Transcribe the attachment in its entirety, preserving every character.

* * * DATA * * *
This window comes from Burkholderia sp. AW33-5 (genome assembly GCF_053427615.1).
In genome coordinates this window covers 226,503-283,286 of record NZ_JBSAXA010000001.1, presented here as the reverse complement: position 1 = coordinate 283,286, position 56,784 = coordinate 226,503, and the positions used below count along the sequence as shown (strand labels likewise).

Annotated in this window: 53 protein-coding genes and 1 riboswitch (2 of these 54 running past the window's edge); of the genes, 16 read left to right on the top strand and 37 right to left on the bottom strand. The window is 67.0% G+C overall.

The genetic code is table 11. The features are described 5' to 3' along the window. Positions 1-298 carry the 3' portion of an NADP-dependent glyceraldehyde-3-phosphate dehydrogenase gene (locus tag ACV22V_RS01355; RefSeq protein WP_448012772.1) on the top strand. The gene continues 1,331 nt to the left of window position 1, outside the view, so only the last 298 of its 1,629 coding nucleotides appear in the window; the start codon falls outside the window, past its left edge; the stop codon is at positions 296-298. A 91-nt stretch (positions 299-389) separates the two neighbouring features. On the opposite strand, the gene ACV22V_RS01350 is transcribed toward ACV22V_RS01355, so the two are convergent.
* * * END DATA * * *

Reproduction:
This window comes from Burkholderia sp. AW33-5 (genome assembly GCF_053427615.1).
In genome coordinates this window covers 226,503-283,286 of record NZ_JBSAXA010000001.1, presented here as the reverse complement: position 1 = coordinate 283,286, position 56,784 = coordinate 226,503, and the positions used below count along the sequence as shown (strand labels likewise).

Annotated in this window: 53 protein-coding genes and 1 riboswitch (2 of these 54 running past the window's edge); of the genes, 16 read left to right on the top strand and 37 right to left on the bottom strand. The window is 67.0% G+C overall.

The genetic code is table 11. The features are described 5' to 3' along the window. Positions 1-298 carry the 3' portion of an NADP-dependent glyceraldehyde-3-phosphate dehydrogenase gene (locus tag ACV22V_RS01355; RefSeq protein WP_448012772.1) on the top strand. The gene continues 1,331 nt to the left of window position 1, outside the view, so only the last 298 of its 1,629 coding nucleotides appear in the window; the start codon falls outside the window, past its left edge; the stop codon is at positions 296-298. A 91-nt stretch (positions 299-389) separates the two neighbouring features. On the opposite strand, the gene ACV22V_RS01350 is transcribed toward ACV22V_RS01355, so the two are convergent.